Wt C++ Web Toolkit Introduction

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Wt C++ Web Toolkit Introduction

December 9, 2015 | Article | No Comments

Wt (pronounces as witty) is a C++ library for developing web application.

Wt offers abstraction of web-specific implementation details including client-server protocols, event handling, graphics support, graceful degradation (or progressive enhancement), and URL handling. The API is widget-centric, like Qt and other toolkits.

Unlike many page-base frameworks, Wt was designed for creating stateful application that are at the same time highly interactive (leveraging techniques such as WebSockets, and Ajax) and accessible (supporting plain HTML browsers), using automatic graceful degradation or progressive enhancement. Things that are natural and simple with Wt would require an impractical amount of effort otherwise: switching widgets using animations, while being perfectly indexed by search robots with clean URLs, or having a persistent chat widget open throughout, that even works in legacy browsers like Microsoft Internet Explorer 6.

Wt can acts as a stand alone Http(s)/WebSocket server or integrates through FastCGI with other web servers.

Why Wt

Page-based web frameworks (Django, Ruby on Rails, PHP, etc …) do not attempt to abstract underlying technologies (HTML/XHTML, JavaScript, CSS, Ajax, WebSockets, Comet, Forms, DHTML, SVG/VML/Canvas). As a consequence, a web developer needs to be familiar with all of these evolving technologies and is also responsible for graceful degradation when browser support is lacking. The structure of many web applications still follows mostly the page-centric paradigm of early day HTML. This means that not only will you need to implement a controller to indicate how a user moves from page to page, but when using advanced Ajax or WebSockets, you will need to design and maintain your client-server communication.

Pure Ajax frameworks on the other hand require tedious JavaScript programming to deal with browser quirks, and client-server programming to interact securely with server resources. These applications usually are not compliant with accessibility guidelines and cannot be indexed by a search robot.

Generating HTML code or filling HTML templates is prone to security problems such as XSS (Cross-Site-Scripting) by unwillingly allowing JavaScript to be inserted in the page, and CSRF (Cross-Site Request Forgery) by trusting cookies for authentication. These security problems are hard to avoid in traditional frameworks when as a developer you need to implement JavaScript functionality and thus the framework cannot filter it out.

In contrast, a web application developed with Wt is developed against a C++ API, and the library provides the necessary HTML, CSS, Javascript, CGI, SVG/VML/Canvas and Ajax code. The responsibility of writing secure and browser-portable web applications is carried by Wt. For example, if available, Wt will maximally use JavaScript, Ajax and even WebSockets, but applications developed using Wt will also function correctly when JavaScript is not available. Wt will start with a plain HTML/CGI application and progressively enhance to a rich Ajax application if possible. With Wt, security is built-in and by default.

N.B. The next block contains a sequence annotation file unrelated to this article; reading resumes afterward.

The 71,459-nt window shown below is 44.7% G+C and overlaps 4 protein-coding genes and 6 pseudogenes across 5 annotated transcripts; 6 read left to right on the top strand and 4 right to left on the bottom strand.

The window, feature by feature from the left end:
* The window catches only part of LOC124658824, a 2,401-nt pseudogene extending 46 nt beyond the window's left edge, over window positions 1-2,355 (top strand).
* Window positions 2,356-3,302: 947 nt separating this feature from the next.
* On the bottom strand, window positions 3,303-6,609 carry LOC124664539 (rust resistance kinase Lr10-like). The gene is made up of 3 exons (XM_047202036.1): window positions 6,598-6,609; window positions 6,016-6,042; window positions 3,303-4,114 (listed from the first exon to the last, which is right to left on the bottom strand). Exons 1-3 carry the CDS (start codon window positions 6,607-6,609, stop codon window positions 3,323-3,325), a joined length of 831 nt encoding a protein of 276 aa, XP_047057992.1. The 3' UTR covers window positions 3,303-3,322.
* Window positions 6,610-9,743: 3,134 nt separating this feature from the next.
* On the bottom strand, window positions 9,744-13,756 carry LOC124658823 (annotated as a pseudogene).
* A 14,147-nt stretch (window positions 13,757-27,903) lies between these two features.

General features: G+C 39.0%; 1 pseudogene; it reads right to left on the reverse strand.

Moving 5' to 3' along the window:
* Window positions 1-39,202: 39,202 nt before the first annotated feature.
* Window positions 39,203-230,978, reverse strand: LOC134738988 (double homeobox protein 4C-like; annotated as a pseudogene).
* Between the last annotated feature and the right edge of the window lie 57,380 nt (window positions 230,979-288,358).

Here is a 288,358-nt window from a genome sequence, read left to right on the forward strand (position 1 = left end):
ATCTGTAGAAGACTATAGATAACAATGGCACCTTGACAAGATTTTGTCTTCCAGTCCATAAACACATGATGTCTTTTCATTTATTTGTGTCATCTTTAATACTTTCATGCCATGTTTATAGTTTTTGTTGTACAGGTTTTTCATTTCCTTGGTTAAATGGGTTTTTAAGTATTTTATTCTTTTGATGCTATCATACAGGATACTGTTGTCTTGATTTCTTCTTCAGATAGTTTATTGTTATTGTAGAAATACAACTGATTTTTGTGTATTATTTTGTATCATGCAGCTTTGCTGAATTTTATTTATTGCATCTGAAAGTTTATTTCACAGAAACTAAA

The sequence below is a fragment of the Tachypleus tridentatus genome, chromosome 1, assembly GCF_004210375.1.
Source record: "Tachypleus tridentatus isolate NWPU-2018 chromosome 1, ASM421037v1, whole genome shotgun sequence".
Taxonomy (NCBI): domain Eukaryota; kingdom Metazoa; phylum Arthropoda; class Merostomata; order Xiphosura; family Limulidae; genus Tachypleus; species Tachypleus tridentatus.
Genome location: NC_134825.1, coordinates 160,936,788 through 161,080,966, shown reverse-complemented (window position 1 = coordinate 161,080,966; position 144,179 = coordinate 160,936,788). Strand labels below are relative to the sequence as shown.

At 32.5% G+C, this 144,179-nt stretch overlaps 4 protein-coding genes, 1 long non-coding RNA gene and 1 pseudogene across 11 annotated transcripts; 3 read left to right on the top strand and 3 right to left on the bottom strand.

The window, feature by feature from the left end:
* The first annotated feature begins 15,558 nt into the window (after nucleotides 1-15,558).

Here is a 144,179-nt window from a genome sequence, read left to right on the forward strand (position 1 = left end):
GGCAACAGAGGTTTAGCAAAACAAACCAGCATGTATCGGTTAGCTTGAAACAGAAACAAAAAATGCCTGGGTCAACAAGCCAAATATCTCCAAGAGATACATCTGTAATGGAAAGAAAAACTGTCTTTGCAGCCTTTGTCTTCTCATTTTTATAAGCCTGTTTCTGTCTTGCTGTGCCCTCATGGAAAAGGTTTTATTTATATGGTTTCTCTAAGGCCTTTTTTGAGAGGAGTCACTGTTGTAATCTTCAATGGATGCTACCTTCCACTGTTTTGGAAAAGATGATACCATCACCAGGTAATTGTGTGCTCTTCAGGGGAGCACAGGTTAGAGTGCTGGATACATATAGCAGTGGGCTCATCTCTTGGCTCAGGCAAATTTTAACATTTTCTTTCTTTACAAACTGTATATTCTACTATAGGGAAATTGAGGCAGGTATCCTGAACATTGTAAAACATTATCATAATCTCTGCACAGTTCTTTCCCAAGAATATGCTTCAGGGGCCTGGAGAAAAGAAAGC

Typical Use Scenario

  • High performance, complex web applications which are fully personalized (and thus cannot benefit from caching), fully Ajax enabled and at the same time entirely accessible and Search Engine Optimized.
  • Web-based GUIs for embedded systems benefit from the low footprint of a C++ web application server.
  • Web-based GUIs that require integration with (existing) C++ libraries, for example for scientific or engineering applications, or existing C++ desktop applications.

Other Benefits

  • Develop web applications using familiar desktop GUI patterns.
  • Provides an extensive set of widgets, which work regardless of JavaScript availability (but benefit from JavaScript availability).
  • A single specification for both client- and server-side validation and event handling.
  • Optionally, use XHTML and CSS for layout and decoration.
  • Generates standards compliant HTML or XHTML code.
  • Portable, anti-aliased graphics optimized for web usage (using inline VML, inline SVG, HTML5 canvas or PNG images), which can also be used to render to PDF.
  • Avoid common security problems since Wt has complete control over the presentation layer and proactively filters out active tags and attributes, does not expose business logic, and simplifies authentication using a stateful design.
  • Ultra-fast load time and low bandwidth usage, which are affected only by screen complexity, not application size. Wt implements all the common tips and tricks for optimizing application responsiveness and even optimizes per browser.
  • A simple API with a robust cross-browser implementation for server-initiated events aka server push (using comet or WebSockets).
  • Use the built-in httpd for easy development and deployment, or use the FastCGI/ISAPI connectors to deploy in existing web servers.


Core Library

  • Supports major browsers (Firefox/Gecko, Internet Explorer, Safari, Chrome, Konqueror, and Opera) but also plain HTML browsers (Links, Lynx).
  • Develop and deploy on Unix/GNU Linux or Microsoft Windows (Visual Studio) environments.
  • Equal behavior with or without support for JavaScript or Ajax, as far as possible, by using graceful degradation or progressive enhancement.
  • Integrated Unicode support and pervasive localization.
  • Efficient rendering and (very) low latency.
  • Support for browser history navigation (back/forward buttons and bookmarks), pretty URLs with HTML5 History if available, and search engine optimization with a unified behavior for plain HTML or Ajax sessions.